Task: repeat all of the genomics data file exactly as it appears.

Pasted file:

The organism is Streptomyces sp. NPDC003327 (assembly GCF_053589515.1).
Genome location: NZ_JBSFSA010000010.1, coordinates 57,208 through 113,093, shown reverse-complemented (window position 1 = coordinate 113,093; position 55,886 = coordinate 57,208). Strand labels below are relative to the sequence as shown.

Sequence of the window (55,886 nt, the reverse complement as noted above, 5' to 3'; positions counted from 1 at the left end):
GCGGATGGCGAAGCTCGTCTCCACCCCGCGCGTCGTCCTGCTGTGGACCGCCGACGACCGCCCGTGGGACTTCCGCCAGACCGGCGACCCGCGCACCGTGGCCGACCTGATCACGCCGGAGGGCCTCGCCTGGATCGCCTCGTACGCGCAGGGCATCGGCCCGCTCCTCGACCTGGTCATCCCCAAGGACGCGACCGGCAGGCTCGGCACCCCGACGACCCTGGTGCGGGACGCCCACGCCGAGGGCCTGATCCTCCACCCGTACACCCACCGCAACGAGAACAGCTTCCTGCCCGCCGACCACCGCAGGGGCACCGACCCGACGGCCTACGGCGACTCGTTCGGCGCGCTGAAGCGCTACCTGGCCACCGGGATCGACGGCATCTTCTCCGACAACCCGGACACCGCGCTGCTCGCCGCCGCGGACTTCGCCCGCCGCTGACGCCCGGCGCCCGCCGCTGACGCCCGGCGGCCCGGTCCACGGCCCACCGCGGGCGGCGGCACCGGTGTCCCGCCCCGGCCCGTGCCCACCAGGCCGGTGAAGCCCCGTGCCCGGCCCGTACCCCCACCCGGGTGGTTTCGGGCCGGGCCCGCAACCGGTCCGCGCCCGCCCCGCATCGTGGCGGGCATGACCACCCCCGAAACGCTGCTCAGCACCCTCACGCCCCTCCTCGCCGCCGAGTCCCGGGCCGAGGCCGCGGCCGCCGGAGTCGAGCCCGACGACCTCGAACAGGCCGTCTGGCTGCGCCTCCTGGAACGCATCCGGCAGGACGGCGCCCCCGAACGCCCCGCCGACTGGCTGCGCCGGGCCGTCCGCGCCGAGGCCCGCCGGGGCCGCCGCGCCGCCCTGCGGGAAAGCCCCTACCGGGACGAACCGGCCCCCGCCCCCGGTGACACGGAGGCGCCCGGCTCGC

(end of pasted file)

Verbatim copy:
The organism is Streptomyces sp. NPDC003327 (assembly GCF_053589515.1).
Genome location: NZ_JBSFSA010000010.1, coordinates 57,208 through 113,093, shown reverse-complemented (window position 1 = coordinate 113,093; position 55,886 = coordinate 57,208). Strand labels below are relative to the sequence as shown.

Sequence of the window (55,886 nt, the reverse complement as noted above, 5' to 3'; positions counted from 1 at the left end):
GCGGATGGCGAAGCTCGTCTCCACCCCGCGCGTCGTCCTGCTGTGGACCGCCGACGACCGCCCGTGGGACTTCCGCCAGACCGGCGACCCGCGCACCGTGGCCGACCTGATCACGCCGGAGGGCCTCGCCTGGATCGCCTCGTACGCGCAGGGCATCGGCCCGCTCCTCGACCTGGTCATCCCCAAGGACGCGACCGGCAGGCTCGGCACCCCGACGACCCTGGTGCGGGACGCCCACGCCGAGGGCCTGATCCTCCACCCGTACACCCACCGCAACGAGAACAGCTTCCTGCCCGCCGACCACCGCAGGGGCACCGACCCGACGGCCTACGGCGACTCGTTCGGCGCGCTGAAGCGCTACCTGGCCACCGGGATCGACGGCATCTTCTCCGACAACCCGGACACCGCGCTGCTCGCCGCCGCGGACTTCGCCCGCCGCTGACGCCCGGCGCCCGCCGCTGACGCCCGGCGGCCCGGTCCACGGCCCACCGCGGGCGGCGGCACCGGTGTCCCGCCCCGGCCCGTGCCCACCAGGCCGGTGAAGCCCCGTGCCCGGCCCGTACCCCCACCCGGGTGGTTTCGGGCCGGGCCCGCAACCGGTCCGCGCCCGCCCCGCATCGTGGCGGGCATGACCACCCCCGAAACGCTGCTCAGCACCCTCACGCCCCTCCTCGCCGCCGAGTCCCGGGCCGAGGCCGCGGCCGCCGGAGTCGAGCCCGACGACCTCGAACAGGCCGTCTGGCTGCGCCTCCTGGAACGCATCCGGCAGGACGGCGCCCCCGAACGCCCCGCCGACTGGCTGCGCCGGGCCGTCCGCGCCGAGGCCCGCCGGGGCCGCCGCGCCGCCCTGCGGGAAAGCCCCTACCGGGACGAACCGGCCCCCGCCCCCGGTGACACGGAGGCGCCCGGCTCGC